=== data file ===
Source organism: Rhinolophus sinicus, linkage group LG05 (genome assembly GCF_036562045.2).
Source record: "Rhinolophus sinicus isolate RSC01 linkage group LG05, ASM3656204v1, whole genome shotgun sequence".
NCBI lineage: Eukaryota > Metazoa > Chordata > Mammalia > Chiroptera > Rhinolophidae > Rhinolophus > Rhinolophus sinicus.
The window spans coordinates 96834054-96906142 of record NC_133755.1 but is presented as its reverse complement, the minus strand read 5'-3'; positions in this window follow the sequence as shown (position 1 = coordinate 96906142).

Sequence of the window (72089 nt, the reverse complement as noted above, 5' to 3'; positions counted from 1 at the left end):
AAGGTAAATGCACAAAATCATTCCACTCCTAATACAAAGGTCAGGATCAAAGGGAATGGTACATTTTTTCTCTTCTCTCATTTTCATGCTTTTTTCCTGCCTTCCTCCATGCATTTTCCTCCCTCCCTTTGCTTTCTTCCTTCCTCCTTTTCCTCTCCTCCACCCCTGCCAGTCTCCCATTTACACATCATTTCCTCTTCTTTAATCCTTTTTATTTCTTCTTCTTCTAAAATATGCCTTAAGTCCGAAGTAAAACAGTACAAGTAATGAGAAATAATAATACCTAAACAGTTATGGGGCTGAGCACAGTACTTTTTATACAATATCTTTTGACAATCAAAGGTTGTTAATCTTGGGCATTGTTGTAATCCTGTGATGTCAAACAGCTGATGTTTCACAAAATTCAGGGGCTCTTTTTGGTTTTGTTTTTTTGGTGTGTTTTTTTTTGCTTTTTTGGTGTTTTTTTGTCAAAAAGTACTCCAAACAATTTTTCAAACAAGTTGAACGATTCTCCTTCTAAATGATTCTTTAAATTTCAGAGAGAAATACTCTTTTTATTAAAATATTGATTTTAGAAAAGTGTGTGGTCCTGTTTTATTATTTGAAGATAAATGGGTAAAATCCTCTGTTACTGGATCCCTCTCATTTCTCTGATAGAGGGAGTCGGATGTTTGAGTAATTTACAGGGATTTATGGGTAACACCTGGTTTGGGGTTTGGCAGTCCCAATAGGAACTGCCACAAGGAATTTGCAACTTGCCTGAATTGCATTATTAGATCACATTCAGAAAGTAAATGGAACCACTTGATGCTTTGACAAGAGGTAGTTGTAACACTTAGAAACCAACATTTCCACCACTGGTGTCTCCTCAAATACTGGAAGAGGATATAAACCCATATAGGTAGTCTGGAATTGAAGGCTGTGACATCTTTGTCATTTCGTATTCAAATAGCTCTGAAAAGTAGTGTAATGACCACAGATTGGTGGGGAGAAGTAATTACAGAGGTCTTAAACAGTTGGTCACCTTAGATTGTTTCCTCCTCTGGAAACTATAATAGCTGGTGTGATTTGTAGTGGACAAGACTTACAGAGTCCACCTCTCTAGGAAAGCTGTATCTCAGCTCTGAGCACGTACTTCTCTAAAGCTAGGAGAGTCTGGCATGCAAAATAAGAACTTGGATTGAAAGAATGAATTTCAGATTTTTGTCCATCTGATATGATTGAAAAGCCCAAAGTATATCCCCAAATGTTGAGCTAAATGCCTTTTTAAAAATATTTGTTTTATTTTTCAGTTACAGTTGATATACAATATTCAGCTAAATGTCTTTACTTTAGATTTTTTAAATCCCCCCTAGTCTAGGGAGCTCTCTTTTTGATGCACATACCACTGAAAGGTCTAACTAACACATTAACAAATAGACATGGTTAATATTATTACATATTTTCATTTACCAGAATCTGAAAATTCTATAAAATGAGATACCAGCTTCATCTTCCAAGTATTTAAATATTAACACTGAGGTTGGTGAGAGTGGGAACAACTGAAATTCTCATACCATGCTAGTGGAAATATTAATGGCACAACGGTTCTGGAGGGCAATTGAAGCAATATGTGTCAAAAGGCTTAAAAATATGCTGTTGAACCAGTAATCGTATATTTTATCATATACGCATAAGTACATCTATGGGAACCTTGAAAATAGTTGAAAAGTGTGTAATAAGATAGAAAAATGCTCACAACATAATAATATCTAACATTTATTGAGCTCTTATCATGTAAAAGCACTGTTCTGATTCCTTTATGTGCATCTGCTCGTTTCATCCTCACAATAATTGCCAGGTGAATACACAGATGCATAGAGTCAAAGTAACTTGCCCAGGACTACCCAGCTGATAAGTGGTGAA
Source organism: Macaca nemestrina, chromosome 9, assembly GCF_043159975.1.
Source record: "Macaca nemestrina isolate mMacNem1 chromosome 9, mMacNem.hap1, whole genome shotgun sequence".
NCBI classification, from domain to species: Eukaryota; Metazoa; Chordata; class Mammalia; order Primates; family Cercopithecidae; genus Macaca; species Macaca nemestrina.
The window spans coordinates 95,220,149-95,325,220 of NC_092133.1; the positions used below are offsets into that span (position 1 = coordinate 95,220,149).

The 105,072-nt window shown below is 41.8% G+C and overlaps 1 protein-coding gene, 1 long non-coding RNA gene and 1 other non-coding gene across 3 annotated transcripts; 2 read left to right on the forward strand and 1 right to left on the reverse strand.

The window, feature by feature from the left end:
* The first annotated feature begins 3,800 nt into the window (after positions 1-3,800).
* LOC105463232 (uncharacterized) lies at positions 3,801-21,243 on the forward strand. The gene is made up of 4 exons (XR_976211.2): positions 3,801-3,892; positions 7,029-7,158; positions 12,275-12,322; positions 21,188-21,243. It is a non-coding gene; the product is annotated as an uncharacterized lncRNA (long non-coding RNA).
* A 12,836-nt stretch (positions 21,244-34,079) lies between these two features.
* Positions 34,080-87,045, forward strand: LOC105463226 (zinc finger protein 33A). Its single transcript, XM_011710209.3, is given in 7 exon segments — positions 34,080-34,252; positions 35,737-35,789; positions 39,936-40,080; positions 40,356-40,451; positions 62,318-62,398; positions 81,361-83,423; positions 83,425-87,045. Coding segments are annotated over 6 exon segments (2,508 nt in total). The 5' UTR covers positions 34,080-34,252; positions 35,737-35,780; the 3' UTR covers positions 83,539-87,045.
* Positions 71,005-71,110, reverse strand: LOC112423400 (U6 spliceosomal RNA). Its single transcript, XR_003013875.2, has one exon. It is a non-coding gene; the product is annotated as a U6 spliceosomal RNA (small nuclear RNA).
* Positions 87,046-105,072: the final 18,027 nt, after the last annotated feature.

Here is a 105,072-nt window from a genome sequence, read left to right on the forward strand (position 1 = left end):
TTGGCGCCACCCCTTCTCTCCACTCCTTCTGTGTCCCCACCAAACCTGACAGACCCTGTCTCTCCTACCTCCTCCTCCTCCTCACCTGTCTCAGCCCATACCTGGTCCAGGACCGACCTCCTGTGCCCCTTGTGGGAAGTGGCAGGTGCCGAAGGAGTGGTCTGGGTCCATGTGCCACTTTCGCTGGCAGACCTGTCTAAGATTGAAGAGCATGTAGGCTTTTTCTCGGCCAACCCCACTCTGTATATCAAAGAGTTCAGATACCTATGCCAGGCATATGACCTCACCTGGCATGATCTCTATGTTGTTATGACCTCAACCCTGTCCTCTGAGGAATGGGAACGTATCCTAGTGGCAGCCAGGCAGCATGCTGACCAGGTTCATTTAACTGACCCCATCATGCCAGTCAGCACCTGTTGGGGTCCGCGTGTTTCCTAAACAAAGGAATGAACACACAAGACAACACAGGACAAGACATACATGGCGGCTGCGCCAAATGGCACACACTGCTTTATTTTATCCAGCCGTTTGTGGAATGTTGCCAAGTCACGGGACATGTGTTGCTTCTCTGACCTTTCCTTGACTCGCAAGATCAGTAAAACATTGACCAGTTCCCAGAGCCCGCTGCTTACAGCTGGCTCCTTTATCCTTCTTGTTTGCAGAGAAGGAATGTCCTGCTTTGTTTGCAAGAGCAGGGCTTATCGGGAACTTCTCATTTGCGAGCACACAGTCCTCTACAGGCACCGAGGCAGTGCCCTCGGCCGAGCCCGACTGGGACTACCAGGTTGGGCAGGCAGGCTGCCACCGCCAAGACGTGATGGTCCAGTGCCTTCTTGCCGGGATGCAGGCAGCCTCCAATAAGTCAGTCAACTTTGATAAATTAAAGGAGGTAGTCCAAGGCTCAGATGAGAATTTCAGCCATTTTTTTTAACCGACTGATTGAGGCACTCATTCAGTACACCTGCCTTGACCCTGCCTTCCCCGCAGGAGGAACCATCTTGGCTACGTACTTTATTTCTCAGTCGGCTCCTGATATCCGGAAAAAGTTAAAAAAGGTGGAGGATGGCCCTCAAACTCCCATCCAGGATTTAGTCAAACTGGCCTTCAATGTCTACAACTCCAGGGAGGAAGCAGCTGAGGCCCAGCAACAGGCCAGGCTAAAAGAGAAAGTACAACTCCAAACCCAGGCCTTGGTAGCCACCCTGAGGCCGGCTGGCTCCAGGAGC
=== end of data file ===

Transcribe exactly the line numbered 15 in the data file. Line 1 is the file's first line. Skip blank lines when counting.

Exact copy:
* A 12,836-nt stretch (positions 21,244-34,079) lies between these two features.